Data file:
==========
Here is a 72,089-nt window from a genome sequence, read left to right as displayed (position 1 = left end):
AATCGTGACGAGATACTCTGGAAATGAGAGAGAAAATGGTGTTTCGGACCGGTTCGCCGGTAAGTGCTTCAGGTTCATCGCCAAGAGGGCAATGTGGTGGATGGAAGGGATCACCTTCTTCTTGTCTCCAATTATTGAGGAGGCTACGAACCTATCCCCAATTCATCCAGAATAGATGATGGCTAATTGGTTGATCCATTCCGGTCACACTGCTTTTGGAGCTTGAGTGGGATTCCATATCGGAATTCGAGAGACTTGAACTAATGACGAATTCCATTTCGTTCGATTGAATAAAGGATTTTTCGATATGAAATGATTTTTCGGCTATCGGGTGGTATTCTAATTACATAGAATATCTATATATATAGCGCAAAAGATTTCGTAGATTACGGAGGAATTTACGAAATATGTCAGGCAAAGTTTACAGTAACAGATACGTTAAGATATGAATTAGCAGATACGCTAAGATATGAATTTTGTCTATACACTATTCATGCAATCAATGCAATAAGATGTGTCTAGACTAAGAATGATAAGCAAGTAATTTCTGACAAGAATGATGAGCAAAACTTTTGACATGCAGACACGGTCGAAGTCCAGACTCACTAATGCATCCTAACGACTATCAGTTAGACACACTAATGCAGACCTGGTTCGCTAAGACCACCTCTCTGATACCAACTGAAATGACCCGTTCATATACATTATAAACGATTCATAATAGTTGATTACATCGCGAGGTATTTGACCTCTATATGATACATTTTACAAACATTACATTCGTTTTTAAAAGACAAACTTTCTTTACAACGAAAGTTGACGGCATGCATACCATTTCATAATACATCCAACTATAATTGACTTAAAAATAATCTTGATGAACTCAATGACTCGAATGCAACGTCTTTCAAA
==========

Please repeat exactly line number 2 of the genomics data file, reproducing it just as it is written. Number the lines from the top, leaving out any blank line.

AATCGTGACGAGATACTCTGGAAATGAGAGAGAAAATGGTGTTTCGGACCGGTTCGCCGGTAAGTGCTTCAGGTTCATCGCCAAGAGGGCAATGTGGTGGATGGAAGGGATCACCTTCTTCTTGTCTCCAATTATTGAGGAGGCTACGAACCTATCCCCAATTCATCCAGAATAGATGATGGCTAATTGGTTGATCCATTCCGGTCACACTGCTTTTGGAGCTTGAGTGGGATTCCATATCGGAATTCGAGAGACTTGAACTAATGACGAATTCCATTTCGTTCGATTGAATAAAGGATTTTTCGATATGAAATGATTTTTCGGCTATCGGGTGGTATTCTAATTACATAGAATATCTATATATATAGCGCAAAAGATTTCGTAGATTACGGAGGAATTTACGAAATATGTCAGGCAAAGTTTACAGTAACAGATACGTTAAGATATGAATTAGCAGATACGCTAAGATATGAATTTTGTCTATACACTATTCATGCAATCAATGCAATAAGATGTGTCTAGACTAAGAATGATAAGCAAGTAATTTCTGACAAGAATGATGAGCAAAACTTTTGACATGCAGACACGGTCGAAGTCCAGACTCACTAATGCATCCTAACGACTATCAGTTAGACACACTAATGCAGACCTGGTTCGCTAAGACCACCTCTCTGATACCAACTGAAATGACCCGTTCATATACATTATAAACGATTCATAATAGTTGATTACATCGCGAGGTATTTGACCTCTATATGATACATTTTACAAACATTACATTCGTTTTTAAAAGACAAACTTTCTTTACAACGAAAGTTGACGGCATGCATACCATTTCATAATACATCCAACTATAATTGACTTAAAAATAATCTTGATGAACTCAATGACTCGAATGCAACGTCTTTCAAA